Australian Bookmakers Welcome Credit Card Ban in Turnaround of Opinion
A stronger view of responsible gambling has been taken by Australian bookmakers with a ban on the use of credit cards for depositing. The country’s biggest online sports betting platforms have vowed to support the ban of credit cards, despite their initial resistance to the idea. Now, well-known brands like Bet365, Ladbrokes and Sportsbet are willing to get behind the decision.
The initial argument from these bookies was that there was no compelling link displayed between gambling addiction and the use of credit cards for such activity. Therefore, members of the Responsible Wagering Australia group had opined that it wasn’t of any use to ban their utilisation at online sportsbooks.
“We welcome today’s announcement that corporate bookmakers will no longer oppose the banning of credit card use for gambling”, said Chief advocate of the Alliance for Gambling Reform, Reverend Tim Costello. “We look forward to gambling with credit cards being a thing of the past in Australia”.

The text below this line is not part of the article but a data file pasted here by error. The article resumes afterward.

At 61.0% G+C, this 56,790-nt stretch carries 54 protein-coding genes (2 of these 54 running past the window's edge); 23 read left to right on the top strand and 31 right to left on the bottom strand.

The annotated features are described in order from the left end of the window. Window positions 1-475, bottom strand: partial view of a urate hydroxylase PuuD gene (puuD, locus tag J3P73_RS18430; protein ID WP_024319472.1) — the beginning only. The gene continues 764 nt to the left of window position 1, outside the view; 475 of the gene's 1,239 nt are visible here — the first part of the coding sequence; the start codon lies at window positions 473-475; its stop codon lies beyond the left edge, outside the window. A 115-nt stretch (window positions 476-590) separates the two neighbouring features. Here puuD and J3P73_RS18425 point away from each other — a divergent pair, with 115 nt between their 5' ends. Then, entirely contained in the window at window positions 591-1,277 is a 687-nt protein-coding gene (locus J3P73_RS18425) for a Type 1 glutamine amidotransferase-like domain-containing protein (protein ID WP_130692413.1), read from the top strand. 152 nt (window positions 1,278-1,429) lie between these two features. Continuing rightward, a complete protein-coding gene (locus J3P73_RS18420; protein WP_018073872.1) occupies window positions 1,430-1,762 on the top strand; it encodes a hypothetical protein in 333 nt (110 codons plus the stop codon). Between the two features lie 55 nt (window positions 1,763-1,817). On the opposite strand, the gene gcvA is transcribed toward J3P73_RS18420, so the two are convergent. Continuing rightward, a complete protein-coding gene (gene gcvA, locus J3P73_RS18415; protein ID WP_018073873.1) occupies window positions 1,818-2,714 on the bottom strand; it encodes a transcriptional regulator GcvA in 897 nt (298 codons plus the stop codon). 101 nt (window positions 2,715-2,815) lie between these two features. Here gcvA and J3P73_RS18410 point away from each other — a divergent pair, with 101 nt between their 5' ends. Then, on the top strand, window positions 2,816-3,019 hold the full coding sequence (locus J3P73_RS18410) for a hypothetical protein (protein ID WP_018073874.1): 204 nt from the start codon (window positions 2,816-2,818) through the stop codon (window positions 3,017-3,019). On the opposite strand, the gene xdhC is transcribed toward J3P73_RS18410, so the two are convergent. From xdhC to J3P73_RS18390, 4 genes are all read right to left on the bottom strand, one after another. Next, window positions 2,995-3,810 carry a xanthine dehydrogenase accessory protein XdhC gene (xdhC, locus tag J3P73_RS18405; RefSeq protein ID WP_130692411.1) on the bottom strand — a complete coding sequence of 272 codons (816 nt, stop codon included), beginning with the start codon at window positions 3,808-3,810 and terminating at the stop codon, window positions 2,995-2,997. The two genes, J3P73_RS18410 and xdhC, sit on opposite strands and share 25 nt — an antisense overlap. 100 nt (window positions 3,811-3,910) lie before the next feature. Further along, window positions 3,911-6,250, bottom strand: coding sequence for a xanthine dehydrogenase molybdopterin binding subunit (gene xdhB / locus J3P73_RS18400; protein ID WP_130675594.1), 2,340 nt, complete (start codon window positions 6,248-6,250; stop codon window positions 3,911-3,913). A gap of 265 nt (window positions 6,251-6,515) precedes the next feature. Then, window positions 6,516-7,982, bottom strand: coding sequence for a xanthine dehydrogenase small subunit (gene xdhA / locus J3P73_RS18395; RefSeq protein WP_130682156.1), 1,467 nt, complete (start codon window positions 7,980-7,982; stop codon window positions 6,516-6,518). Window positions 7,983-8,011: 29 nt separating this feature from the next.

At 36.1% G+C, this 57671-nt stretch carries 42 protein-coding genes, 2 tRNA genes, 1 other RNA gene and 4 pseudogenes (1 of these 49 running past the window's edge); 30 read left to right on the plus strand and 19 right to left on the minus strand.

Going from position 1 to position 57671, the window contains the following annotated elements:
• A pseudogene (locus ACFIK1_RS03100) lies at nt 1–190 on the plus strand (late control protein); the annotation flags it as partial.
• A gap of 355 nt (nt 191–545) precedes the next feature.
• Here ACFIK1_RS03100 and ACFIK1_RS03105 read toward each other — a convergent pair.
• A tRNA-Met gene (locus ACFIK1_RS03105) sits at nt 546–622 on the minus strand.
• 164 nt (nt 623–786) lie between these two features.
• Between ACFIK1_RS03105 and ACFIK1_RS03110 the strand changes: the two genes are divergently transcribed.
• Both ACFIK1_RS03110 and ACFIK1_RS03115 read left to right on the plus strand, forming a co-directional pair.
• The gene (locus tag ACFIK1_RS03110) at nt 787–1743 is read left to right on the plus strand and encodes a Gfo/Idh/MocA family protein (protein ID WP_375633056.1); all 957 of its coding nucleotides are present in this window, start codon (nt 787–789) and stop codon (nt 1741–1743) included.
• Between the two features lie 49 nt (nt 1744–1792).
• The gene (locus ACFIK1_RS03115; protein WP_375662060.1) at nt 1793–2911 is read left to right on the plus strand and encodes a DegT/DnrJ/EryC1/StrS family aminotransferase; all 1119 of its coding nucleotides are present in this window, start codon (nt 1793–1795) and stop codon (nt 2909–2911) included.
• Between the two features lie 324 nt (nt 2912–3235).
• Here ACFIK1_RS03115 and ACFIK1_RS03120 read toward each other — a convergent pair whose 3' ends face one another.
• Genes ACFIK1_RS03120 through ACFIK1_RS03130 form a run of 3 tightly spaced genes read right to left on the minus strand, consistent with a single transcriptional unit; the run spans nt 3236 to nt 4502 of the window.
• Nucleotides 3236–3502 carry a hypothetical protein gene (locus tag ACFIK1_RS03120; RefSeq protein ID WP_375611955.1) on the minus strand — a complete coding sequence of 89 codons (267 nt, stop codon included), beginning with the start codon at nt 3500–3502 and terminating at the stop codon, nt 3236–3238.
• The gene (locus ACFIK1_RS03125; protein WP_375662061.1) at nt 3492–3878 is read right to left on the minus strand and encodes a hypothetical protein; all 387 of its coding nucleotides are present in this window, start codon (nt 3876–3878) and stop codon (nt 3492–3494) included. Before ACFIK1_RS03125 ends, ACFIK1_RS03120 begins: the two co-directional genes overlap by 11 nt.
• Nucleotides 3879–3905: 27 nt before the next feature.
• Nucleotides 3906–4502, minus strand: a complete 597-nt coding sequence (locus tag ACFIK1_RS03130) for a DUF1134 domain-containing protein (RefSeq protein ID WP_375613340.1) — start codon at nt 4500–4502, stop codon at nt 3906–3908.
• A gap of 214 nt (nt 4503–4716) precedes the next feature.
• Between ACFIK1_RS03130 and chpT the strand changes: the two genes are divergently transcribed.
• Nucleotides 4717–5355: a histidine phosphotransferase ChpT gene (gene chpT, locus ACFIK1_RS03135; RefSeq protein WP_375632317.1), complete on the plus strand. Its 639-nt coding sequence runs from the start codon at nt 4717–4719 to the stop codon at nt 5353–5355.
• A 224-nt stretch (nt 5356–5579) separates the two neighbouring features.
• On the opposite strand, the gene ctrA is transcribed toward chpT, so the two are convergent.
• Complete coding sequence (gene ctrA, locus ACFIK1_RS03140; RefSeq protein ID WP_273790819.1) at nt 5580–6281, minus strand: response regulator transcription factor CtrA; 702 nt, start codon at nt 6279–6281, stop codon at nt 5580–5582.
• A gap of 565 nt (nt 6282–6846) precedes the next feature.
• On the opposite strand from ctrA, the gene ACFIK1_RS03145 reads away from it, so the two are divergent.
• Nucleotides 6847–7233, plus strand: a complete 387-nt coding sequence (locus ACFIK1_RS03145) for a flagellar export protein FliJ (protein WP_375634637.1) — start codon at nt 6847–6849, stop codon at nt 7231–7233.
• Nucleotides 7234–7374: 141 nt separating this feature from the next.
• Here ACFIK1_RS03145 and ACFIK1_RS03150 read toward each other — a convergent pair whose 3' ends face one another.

There was also a look into whether or not the online gambling scene in Australia requires additional legislation for its operation. This took place through the Parliamentary Joint Committee on Corporations and Financial Services, with a further crackdown on offshore gambling sites being on the horizon.
The inquiry, according to Committee Chair Andrew Wallace MP, will look into whether the country’s gamblers are relying more on credit products so as to fund their online gambling activity. Depending upon the outcome of the study, further legislative alterations could be introduced to Australia. These would operate as amendments to the Interactive Gambling Act 2001. The session was also attended by the Australian Banking Association, which looked at the ways in which its 22 member banks could survey its customers’ gambling habits.
Banks in Australia, including Citi, Suncorp and Macquarie, have already placed blocks on credit card transactions to gambling websites. However, the big four banks of the country are still undecided on how to proceed with such.
“Ultimately, the use of credit to gamble online has cost consequences on families, society, charities and governments who often have to pick up the tab when the House ultimately wins”, said Wallace. “It is important that this Inquiry firstly has some insight into the prevalence of online gambling in Australia and what emerging behaviours we are seeing in our communities…”